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What’s a bitcoin ETF?​

An ETF is an investment fund that tracks the performance of an underlying asset. That could be stocks, a basket of currencies, a precious metal like gold, or, in this case, bitcoin.
It’s a way for investors to get exposure to the value of the underlying asset without directly owning it.

ETFs trade on traditional stock exchanges, and their value should rise when the underlying asset increases in price, or fall if it decreases.
Source: CNBC

How and why can it boost Bitcoin's price? A bitcoin ETF makes it easier to access Bitcoin and more investors and larger institutions will be more willing to get into it as explained below:
A bitcoin ETF opens up the audience of people and institutions that can buy and sell bitcoin to those with little experience trading cryptocurrency.

“This ETF has two main impacts: increased distribution in the US (a moderate impact, as there have been ETFs outside of the US for years) and increased credibility of crypto as an ‘asset class’ (a very high impact),” Kevin de Patoul, co-founder and CEO of crypto liquidity provider Keyrock, told CNBC.

“There is now a U.S. bitcoin spot ETF, and bitcoin is no longer considered shady or infamous. This significantly changes the perception for the mainstream public.”

It also means that bitcoin could start appearing in mainstream portfolios, where many more retail investors can gain exposure.

Big institutional fund managers can add it to their investment funds. Retirement planners can now include it in employer-sponsored 401(k) plans.

This makes it much easier to own bitcoin, as you don’t have to rely on a vulnerable piece of hardware for storage. Investors don’t need to tackle the difference between “hot” and “cold” wallets, which store digital tokens.

Instead, they can just buy an ETF from one of the many regulated asset managers that are set to go live with their own ETFs.

“The approval of a Bitcoin ETF has huge implications for US investors because they can now hold crypto in their brokerage account, which they couldn’t do before,” Timo Lehes, co-founder of blockchain firm Swarm Markets, told CNBC.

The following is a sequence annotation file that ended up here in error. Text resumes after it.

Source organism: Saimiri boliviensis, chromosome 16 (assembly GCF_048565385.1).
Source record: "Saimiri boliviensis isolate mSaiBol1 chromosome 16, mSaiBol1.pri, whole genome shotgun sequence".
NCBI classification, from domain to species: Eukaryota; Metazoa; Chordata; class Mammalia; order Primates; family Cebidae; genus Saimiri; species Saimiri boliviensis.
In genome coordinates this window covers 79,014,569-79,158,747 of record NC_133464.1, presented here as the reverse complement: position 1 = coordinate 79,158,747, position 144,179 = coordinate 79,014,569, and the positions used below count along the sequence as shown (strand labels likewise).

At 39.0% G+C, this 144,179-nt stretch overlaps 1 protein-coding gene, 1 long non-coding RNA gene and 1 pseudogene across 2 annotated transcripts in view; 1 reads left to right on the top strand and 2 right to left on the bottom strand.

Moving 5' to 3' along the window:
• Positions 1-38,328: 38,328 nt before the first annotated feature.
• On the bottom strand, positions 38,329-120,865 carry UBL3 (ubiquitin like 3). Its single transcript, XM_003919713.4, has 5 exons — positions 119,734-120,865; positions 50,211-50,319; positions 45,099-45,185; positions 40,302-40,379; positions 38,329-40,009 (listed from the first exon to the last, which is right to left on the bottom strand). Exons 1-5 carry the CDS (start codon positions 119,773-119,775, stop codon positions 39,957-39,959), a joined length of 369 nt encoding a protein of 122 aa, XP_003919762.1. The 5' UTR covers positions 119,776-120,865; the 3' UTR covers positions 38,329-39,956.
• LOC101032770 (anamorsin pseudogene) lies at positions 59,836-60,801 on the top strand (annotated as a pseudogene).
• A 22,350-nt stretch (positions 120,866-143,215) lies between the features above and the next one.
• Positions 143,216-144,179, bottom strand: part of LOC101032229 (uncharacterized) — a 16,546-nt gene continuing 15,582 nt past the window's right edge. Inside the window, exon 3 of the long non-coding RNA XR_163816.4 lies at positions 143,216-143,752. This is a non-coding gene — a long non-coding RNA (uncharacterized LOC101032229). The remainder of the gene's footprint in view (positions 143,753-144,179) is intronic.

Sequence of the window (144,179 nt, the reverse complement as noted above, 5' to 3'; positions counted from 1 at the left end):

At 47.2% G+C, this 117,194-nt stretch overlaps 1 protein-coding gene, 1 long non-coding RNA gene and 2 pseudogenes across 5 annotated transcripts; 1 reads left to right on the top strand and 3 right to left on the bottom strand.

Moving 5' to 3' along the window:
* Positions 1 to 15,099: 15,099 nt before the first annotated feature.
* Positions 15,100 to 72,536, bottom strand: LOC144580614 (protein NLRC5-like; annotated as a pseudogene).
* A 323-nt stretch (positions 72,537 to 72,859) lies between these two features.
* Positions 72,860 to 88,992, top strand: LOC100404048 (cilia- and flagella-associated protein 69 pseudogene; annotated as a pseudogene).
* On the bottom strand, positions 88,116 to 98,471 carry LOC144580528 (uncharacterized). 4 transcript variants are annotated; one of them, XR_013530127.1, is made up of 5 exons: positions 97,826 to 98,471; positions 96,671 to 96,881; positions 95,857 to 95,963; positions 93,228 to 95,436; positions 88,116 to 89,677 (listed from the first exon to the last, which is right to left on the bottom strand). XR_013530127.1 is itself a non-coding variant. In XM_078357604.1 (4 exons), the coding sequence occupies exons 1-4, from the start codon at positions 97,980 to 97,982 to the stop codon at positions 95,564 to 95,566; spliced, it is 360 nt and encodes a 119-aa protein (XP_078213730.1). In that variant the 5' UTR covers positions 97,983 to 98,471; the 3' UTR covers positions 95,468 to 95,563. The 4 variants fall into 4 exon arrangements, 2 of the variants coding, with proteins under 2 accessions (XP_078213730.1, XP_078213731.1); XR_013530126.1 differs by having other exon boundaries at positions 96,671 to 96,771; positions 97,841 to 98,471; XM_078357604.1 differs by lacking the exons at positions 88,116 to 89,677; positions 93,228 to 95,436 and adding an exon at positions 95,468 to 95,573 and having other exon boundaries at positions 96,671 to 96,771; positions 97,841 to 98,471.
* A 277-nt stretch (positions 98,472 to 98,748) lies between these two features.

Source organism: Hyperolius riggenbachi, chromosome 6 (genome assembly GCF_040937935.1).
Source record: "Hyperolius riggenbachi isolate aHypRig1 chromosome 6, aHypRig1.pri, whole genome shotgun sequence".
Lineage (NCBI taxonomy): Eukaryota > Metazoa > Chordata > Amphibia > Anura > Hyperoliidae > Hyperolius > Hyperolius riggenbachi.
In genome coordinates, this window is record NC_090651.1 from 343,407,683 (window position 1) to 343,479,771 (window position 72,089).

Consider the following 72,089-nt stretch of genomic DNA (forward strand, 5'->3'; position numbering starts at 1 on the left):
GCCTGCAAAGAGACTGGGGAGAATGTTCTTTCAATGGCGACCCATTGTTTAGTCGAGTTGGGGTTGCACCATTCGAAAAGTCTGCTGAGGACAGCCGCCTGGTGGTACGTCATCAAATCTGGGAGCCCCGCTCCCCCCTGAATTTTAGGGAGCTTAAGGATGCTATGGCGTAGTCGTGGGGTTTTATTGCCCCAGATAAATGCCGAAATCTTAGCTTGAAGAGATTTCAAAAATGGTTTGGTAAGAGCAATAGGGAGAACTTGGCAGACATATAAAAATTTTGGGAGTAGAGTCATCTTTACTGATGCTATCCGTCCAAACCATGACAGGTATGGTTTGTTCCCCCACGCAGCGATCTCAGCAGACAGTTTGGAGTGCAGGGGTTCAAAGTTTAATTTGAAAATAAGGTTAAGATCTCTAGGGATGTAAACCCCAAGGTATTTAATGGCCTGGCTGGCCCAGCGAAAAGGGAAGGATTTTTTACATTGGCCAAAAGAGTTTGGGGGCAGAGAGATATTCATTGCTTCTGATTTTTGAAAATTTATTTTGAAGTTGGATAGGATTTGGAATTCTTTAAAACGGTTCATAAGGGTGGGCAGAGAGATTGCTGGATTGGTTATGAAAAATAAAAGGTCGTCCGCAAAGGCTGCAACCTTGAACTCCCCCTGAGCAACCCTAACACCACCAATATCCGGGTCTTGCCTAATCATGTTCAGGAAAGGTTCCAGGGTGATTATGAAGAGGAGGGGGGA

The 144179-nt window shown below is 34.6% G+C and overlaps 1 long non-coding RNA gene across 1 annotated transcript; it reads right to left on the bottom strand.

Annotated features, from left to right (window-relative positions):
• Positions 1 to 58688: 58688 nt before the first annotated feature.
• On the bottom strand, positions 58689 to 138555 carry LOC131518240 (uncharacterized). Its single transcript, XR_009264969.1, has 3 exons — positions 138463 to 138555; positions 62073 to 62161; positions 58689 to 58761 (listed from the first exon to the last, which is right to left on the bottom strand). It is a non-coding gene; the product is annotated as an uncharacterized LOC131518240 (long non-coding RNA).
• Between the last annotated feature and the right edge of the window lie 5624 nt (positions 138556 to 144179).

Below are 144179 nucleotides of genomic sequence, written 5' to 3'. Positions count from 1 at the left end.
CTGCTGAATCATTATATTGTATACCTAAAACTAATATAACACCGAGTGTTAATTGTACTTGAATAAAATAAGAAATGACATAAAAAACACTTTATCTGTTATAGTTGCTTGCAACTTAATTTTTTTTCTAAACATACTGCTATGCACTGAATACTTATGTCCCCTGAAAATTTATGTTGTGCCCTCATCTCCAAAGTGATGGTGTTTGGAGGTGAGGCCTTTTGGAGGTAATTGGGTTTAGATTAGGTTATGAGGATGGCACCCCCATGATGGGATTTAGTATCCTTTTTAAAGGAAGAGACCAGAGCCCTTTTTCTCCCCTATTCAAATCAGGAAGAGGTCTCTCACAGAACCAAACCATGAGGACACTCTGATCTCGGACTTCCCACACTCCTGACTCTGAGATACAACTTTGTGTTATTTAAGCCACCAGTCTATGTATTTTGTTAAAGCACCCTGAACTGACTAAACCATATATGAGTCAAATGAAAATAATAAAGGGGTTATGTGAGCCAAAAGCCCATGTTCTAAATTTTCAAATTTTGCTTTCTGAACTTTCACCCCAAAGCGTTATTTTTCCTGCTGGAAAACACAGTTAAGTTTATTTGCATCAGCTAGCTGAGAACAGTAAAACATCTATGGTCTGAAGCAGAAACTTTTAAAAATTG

“This gives the green light for portfolio diversification into the asset, and we expect major inflows of capital into the market, as a result.”

A bitcoin ETF could bring the cryptocurrency exposure to a more diverse set of holders with different levels of size and experience in the market.

Ayyar said the approvals Wednesday “mark a key moment in the maturity of the crypto asset class.

“Mass retail now has an easy, safe way to gain exposure to the asset class through their brokerage account,” Ayyar told CNBC.
Source: CNBC

Bitcoin is being considered digital gold because of its scarcity. Here's what happened to gold when a gold ETF was approved...
As crypto investors look to assess what the market impact of a bitcoin ETF might be, many are comparing Wednesday’s news to the greenlighting of the SPDR Gold Shares ETF — the first-ever spot gold ETF — in 2004.

The total gold market capitalization was worth around $1 trillion to $2 trillion before the gold ETF was approved, and this subsequently ballooned to $16 trillion in a few years after, according to Vijay Ayyar, vice president of international markets for Indian crypto exchange CoinDCX.

“Bitcoin’s adoption will be much faster and bigger than that,” Ayyar told CNBC via WhatsApp.

Ayyar said the story for bitcoin and crypto will “accelerate” in 2024, as the approval of a spot bitcoin ETF could spark interest from retail investors who were previously sitting on the sidelines.
Source: CNBC